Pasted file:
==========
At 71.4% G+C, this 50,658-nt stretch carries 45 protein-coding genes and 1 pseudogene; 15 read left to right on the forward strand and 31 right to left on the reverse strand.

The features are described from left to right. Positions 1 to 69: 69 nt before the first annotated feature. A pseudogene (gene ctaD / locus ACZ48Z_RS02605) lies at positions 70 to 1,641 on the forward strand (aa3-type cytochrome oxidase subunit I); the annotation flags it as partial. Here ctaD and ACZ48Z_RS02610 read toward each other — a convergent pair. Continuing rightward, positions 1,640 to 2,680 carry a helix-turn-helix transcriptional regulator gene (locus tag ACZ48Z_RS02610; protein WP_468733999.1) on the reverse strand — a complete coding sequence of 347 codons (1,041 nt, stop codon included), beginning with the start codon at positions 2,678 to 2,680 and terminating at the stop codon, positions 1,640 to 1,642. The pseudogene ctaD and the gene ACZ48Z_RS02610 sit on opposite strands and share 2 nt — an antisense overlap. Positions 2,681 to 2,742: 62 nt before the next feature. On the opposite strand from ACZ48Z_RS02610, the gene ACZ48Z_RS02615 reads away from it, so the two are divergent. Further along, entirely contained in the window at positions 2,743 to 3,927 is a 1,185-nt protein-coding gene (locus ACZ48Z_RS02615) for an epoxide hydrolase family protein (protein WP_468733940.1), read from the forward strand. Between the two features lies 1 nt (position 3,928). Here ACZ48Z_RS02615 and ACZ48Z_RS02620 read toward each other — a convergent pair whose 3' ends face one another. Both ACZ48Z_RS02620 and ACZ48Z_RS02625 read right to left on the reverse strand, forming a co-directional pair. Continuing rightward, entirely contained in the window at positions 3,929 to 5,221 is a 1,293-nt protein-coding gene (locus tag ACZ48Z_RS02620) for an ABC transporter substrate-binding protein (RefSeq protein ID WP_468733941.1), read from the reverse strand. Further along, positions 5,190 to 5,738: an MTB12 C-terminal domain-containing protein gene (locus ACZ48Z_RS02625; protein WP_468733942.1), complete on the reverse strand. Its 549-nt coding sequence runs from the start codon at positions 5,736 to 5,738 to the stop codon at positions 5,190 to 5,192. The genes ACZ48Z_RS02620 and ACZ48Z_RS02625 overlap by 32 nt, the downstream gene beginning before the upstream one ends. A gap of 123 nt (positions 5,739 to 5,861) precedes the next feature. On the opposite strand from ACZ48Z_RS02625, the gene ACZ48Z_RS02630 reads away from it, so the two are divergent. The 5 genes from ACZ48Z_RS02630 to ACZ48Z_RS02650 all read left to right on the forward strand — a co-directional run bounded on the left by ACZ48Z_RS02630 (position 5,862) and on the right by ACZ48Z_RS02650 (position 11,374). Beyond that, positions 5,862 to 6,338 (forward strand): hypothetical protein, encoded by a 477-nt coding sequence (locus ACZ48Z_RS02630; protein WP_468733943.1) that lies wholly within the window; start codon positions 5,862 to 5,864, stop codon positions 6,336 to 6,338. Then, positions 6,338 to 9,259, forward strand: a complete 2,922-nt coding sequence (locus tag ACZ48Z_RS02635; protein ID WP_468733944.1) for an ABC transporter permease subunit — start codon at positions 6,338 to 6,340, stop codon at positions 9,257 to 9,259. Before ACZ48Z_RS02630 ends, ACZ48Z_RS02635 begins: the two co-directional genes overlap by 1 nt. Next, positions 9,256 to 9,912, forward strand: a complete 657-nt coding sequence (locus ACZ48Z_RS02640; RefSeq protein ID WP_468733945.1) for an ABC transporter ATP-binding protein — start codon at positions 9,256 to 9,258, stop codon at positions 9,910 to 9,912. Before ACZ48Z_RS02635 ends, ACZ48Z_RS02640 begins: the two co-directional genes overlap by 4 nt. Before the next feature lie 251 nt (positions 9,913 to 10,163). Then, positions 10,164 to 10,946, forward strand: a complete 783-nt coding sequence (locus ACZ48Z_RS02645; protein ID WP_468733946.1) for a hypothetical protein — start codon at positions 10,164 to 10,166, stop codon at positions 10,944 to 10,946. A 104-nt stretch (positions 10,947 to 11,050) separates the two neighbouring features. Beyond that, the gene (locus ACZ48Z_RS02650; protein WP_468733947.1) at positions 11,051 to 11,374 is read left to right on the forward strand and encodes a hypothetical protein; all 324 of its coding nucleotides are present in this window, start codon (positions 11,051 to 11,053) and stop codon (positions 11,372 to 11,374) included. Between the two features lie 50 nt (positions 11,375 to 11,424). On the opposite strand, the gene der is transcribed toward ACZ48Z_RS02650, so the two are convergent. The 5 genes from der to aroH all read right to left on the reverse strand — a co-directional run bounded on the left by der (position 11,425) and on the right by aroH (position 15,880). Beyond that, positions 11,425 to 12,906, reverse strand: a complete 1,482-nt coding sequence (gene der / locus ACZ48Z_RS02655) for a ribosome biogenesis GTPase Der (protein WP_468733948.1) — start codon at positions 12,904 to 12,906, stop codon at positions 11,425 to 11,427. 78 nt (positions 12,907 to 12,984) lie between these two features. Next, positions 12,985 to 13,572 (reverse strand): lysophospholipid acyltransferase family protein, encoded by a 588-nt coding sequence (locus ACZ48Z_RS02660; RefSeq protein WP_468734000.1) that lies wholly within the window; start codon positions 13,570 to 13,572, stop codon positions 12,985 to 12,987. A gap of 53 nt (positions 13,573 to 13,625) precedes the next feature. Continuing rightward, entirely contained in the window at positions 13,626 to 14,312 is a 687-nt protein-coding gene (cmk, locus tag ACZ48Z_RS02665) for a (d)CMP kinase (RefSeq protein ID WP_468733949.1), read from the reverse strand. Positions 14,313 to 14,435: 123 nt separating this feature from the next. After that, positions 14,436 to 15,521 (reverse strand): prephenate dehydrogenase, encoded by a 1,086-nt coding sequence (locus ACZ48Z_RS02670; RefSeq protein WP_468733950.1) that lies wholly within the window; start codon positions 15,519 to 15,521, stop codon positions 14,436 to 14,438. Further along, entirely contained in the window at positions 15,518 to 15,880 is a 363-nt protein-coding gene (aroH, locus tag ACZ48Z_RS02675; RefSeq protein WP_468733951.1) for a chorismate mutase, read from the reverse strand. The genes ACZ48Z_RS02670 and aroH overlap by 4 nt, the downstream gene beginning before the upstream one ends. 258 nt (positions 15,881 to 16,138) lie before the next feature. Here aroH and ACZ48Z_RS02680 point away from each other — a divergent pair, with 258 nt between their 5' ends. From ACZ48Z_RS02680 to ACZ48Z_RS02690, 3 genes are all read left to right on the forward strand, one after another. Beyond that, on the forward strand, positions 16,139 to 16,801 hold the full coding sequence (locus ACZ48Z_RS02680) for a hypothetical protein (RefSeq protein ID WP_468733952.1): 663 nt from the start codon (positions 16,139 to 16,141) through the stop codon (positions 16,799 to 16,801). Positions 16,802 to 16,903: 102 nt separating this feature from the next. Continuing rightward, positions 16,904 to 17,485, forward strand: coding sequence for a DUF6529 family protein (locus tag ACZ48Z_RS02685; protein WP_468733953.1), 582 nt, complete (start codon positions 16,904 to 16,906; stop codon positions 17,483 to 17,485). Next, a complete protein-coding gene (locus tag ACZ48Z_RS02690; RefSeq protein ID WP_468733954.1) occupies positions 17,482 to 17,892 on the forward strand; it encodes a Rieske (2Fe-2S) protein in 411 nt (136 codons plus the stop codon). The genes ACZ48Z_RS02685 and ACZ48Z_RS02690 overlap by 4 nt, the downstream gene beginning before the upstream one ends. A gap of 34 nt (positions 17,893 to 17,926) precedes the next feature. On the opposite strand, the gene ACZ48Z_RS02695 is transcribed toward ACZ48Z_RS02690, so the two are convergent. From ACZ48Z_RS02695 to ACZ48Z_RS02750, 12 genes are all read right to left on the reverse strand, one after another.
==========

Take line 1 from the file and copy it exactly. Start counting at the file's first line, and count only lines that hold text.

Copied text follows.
At 71.4% G+C, this 50,658-nt stretch carries 45 protein-coding genes and 1 pseudogene; 15 read left to right on the forward strand and 31 right to left on the reverse strand.